Young Scholars Program Sparks Interest in Global Health
By Allie Byrd
Christine Akoh wants to change the world through agriculture, one country at a time.
A sophomore food science major from Athens, Akoh aspires to work as a global health advisor and help reduce hunger and poverty and improve health.
She got her first taste of international agriculture as a high school student when she was selected for the College of Agricultural and Environmental Sciences Young Scholars Program. Through the program, Akoh worked alongside CAES faculty and assisted with research in pharmacology, entomology and food science.
The program allowed her to travel to Honduras in 2008, where she planted chili peppers and toured farms. She also participated in homestays and took Spanish classes.
“I love the Young Scholars Program. It was my first time doing research and traveling abroad,” Akoh said. “Going to Honduras helped me realize I can live abroad and do international work, and it sparked my desire to want to help people in other countries.”
Having graduated from high school, Akoh is no longer eligible to participate in the Young Scholars Program so now she serves as a chaperone. In her new role, she traveled to Costa Rica in 2009. There she and the Young Scholars planted trees for the carbon offset program, milked cows, watched birds and visited coffee farms.
Akoh used her time as a Young Scholar to jumpstart her education at UGA. Through the UGA Honors Program’s Center for Undergraduate Research Opportunities, or CURO, Akoh is working with CAES food science professor Joe Frank. She is studying Listeria monocytogenes, a food-borne pathogen found in produce, raw meat, raw milk and ice cream.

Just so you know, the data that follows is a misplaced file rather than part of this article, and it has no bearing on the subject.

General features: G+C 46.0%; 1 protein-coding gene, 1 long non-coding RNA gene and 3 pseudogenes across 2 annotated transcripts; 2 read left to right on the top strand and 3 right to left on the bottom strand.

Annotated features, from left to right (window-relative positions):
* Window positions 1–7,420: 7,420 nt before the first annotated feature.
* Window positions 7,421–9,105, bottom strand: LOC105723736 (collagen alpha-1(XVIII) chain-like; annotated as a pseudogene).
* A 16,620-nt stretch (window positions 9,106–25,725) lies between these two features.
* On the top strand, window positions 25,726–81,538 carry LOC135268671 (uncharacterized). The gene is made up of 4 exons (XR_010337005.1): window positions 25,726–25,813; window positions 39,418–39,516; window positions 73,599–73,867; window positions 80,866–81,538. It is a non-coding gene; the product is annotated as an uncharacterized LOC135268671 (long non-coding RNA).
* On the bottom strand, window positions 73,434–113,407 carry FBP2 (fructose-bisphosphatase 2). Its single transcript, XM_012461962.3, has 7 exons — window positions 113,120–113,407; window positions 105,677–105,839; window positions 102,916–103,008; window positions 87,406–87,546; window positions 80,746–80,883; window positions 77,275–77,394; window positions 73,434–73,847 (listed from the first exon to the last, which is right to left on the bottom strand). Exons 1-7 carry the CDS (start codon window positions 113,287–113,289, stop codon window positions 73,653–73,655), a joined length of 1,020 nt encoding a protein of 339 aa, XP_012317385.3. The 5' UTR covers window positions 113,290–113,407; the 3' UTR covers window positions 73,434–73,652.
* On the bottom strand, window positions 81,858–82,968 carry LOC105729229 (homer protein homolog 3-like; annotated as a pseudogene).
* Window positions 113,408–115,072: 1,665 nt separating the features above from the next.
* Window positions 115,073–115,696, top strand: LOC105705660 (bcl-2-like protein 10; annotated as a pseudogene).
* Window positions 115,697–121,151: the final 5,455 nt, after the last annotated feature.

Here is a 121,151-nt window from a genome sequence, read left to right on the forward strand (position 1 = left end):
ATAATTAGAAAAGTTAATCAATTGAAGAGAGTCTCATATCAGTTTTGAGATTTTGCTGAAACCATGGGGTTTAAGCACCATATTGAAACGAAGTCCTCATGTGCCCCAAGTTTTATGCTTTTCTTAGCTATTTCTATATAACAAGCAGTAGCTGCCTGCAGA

“This pathogen is of great importance to both public health and the food industry because it causes human listeriosis, a food-borne infection,” Akoh said. (Food science research is closely connected to Akoh’s home life, too. Her father is CAES food science professor Casimir Akoh.)
In addition to her studies, Akoh serves as an Ag Hill representative and participates in Minorities in Agriculture, Natural Resources and Related Sciences. She has traveled to MANR S conferences and workshops in South Carolina, Indiana and Washington, D.C.
After graduating from CAES in 2012, Akoh plans to attend graduate school to study global health and nutrition. Akoh hopes to help achieve the United Nations Millennium Development Goals, which include reducing hunger and poverty.
Many of the goals are tied to agriculture, she said. She first studied the goals in an international agriculture development class taught by CAES assistant professor Maria Navarro.
“The class opened my eyes to a lot of global health problems and what federal and international organizations are doing to help,” she said. “I became interested in international agriculture and global issues and learned key elements that make international development organizations successful.”